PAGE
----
The Association justifies its wage proposals as being required to begin to bring Madras bargaining unit employees' wage rates to a par with comparable communities. (3) The rationale for its proposal on insurance appears to be that fully paid insurance is warranted because of the significantly lower wage rates received by bargaining unit employees of the City of Madras in relation to wages received by police officers in comparable communities, and the assertion that fully paid insurance is the status quo that should be preserved. The Association advances the status quo argument in support of its opposition to the Employer's proposal for a 15-step wage progression and further opposes the Employer's wage proposal because of the inequality of wage increases it would provide. The Association maintains the City of Madras can afford the economic adjustments sought by the Association and that the speculative effects of the economy in general, or Oregon in particular, upon the Employer's ability to pay should not furnish a basis to reject the Association offer package.
Obviously, the status of the State of Oregon's finances and potential higher PERS costs on employers can, and may well have, an impact upon the fiscal stability of the Employer. These impacts, however, cannot be quantified to any realistic degree at this time, so cannot serve to furnish a basis to support or reject either final offer package. The exhibits and testimony relative to the Employer's ability to pay, because of their, at times, inconsistent and contradictory content, lead to a great deal of confusion. It may well be that an exhaustive review of the Employer's budget and financial audit report would reveal that indeed the Association's last offer could fall within the economic parameters required by the Oregon statute. This, however, would not answer the ultimate question as to whether the Association package with respect to insurance is in the interest and welfare of the public. Because the Association offer package is not deemed to be in the public interest, a time consuming analysis of the Employer's ability to pay is not required.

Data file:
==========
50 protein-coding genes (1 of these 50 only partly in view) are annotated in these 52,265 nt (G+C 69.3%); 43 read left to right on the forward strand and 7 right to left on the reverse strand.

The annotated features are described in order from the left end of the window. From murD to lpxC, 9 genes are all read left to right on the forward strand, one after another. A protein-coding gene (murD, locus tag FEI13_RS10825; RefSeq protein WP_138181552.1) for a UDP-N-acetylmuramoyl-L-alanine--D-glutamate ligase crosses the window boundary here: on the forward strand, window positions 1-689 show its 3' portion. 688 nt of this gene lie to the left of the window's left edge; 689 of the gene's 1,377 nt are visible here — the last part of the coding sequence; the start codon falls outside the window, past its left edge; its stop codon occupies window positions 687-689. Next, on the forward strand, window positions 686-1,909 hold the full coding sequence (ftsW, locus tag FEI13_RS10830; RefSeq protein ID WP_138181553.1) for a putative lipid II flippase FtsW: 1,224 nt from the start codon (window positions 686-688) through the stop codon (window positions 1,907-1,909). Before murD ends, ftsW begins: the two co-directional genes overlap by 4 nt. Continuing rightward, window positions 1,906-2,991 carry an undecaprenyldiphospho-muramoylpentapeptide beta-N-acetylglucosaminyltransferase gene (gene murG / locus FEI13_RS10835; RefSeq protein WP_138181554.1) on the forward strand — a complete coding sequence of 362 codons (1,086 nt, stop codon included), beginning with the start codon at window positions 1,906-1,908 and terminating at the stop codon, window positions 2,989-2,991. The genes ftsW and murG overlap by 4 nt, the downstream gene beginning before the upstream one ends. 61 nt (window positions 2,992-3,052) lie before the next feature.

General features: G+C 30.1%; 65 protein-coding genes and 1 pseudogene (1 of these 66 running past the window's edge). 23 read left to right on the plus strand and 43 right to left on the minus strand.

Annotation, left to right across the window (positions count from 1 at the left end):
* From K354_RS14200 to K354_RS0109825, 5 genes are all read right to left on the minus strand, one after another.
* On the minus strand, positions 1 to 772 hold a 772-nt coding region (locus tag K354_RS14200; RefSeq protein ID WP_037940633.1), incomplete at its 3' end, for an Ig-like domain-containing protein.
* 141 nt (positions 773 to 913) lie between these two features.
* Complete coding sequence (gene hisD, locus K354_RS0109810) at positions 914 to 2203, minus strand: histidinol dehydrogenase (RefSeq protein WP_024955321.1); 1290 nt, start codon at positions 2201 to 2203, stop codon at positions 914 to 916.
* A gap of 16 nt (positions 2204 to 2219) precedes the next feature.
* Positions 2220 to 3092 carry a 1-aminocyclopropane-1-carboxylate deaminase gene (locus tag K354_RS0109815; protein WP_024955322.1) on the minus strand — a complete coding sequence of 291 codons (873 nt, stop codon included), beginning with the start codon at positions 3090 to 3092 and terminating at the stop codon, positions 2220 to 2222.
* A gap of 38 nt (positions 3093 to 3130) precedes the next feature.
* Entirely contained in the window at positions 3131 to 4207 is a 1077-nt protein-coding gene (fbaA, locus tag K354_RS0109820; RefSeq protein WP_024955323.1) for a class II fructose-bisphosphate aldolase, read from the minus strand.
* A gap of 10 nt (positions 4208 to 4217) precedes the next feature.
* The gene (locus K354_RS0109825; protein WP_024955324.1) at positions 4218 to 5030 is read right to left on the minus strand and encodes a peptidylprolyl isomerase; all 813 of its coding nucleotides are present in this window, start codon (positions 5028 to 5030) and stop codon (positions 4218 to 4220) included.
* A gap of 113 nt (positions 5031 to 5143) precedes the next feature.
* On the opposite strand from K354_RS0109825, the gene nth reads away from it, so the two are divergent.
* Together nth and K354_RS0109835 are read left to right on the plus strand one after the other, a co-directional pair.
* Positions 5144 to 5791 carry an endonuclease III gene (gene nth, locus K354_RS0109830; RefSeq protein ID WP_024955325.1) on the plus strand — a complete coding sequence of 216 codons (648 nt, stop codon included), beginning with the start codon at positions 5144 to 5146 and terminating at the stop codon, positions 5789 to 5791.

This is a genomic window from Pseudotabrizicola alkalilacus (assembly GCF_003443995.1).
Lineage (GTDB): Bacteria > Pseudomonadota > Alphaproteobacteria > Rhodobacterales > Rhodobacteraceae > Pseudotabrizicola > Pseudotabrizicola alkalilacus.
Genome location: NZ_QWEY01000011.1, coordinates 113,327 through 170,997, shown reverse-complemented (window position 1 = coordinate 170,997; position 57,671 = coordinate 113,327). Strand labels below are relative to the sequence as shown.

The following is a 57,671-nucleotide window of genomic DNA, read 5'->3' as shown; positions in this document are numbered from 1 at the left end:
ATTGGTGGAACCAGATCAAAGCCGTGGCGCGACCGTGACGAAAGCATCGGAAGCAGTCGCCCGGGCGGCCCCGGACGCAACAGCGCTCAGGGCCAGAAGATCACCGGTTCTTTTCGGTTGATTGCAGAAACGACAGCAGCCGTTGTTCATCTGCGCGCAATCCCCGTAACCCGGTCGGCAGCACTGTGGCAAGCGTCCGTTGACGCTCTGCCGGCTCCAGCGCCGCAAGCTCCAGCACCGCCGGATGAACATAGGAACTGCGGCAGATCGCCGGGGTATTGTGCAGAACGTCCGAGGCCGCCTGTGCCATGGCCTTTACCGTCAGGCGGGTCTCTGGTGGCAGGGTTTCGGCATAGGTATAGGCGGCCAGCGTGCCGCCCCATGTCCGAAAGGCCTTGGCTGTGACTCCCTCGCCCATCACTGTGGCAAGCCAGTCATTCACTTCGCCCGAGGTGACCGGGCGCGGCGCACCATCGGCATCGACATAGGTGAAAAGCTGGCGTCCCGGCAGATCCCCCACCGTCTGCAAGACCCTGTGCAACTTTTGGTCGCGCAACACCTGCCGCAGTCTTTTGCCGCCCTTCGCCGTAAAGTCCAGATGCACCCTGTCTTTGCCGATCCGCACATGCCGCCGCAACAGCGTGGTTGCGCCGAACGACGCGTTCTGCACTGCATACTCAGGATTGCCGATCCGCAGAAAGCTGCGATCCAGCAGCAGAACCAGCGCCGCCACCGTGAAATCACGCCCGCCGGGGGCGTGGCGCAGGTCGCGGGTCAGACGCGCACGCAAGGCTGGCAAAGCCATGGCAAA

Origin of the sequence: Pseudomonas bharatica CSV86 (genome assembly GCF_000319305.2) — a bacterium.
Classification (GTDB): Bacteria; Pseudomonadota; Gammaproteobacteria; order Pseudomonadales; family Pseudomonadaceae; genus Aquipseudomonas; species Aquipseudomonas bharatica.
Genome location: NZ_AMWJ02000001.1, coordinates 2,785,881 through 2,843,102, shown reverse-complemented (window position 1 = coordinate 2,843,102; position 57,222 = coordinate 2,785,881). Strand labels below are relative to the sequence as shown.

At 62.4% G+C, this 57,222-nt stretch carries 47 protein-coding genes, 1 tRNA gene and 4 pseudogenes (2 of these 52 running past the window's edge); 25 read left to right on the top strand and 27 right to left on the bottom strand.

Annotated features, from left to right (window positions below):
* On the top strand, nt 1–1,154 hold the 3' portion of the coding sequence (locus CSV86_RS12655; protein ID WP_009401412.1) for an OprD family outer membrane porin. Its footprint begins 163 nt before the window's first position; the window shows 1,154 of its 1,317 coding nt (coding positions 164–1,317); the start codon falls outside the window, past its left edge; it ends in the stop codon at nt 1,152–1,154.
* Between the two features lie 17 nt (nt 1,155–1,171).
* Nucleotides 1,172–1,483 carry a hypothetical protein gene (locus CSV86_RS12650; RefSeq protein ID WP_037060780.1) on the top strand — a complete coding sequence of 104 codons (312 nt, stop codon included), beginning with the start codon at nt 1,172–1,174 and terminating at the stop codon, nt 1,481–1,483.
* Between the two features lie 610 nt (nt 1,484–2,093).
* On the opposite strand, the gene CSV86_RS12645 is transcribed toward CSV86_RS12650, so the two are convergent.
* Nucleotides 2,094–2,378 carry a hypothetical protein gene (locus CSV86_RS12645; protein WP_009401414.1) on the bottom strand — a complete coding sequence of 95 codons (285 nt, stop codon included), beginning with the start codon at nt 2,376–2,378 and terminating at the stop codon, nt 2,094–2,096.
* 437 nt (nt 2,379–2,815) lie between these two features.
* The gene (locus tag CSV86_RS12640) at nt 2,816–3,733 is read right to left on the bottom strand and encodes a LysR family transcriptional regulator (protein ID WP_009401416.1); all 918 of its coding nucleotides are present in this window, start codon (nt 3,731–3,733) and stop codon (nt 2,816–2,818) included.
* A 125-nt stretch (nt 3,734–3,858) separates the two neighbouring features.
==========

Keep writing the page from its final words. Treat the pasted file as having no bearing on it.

While the Employer's wage proposal involves a departure from the status quo by introducing a 15-step progression to replace the former six-step progression, this format is not beyond the limits of provisions in contracts of comparable jurisdictions that provide for wage progression and/or longevity steps beyond five years of service and extending up to twenty years of service. Because of the change in format of wage increases required by the 15-step progression, the impact upon bargaining unit employees is not equal. This is not regarded as a fatal flaw since, with the existing bargaining unit employees, the increases to wages over the three-year term produce almost exactly the same than does the Association final offer package, although the impact upon individual employees vary greatly. The Employer's final offer package on wages substantially raises hire rates and also paves the way for eventually bringing the Employer's wage scale at the top range to that of comparator communities who provide wage increases beyond a five-year progression. These results should enhance the Employer's ability to attract and retain qualified employees.